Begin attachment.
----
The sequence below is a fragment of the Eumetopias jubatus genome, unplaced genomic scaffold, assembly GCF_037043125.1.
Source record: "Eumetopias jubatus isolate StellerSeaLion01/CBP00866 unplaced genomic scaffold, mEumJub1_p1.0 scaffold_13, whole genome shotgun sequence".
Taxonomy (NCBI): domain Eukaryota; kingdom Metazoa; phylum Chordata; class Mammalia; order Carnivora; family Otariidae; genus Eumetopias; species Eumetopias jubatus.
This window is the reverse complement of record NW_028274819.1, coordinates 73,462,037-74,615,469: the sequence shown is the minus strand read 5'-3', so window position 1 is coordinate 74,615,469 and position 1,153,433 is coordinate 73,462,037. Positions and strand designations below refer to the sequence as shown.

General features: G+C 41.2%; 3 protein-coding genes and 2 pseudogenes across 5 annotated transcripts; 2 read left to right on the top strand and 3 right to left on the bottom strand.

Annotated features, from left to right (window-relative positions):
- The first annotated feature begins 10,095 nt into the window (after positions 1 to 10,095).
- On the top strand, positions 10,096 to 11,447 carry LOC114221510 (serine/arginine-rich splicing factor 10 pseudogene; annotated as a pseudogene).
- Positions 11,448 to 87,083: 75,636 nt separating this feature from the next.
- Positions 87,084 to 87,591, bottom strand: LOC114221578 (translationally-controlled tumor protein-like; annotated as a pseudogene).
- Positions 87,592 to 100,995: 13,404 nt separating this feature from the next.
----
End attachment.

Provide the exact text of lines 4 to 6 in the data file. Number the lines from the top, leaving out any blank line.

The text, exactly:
This window is the reverse complement of record NW_028274819.1, coordinates 73,462,037-74,615,469: the sequence shown is the minus strand read 5'-3', so window position 1 is coordinate 74,615,469 and position 1,153,433 is coordinate 73,462,037. Positions and strand designations below refer to the sequence as shown.

General features: G+C 41.2%; 3 protein-coding genes and 2 pseudogenes across 5 annotated transcripts; 2 read left to right on the top strand and 3 right to left on the bottom strand.

Annotated features, from left to right (window-relative positions):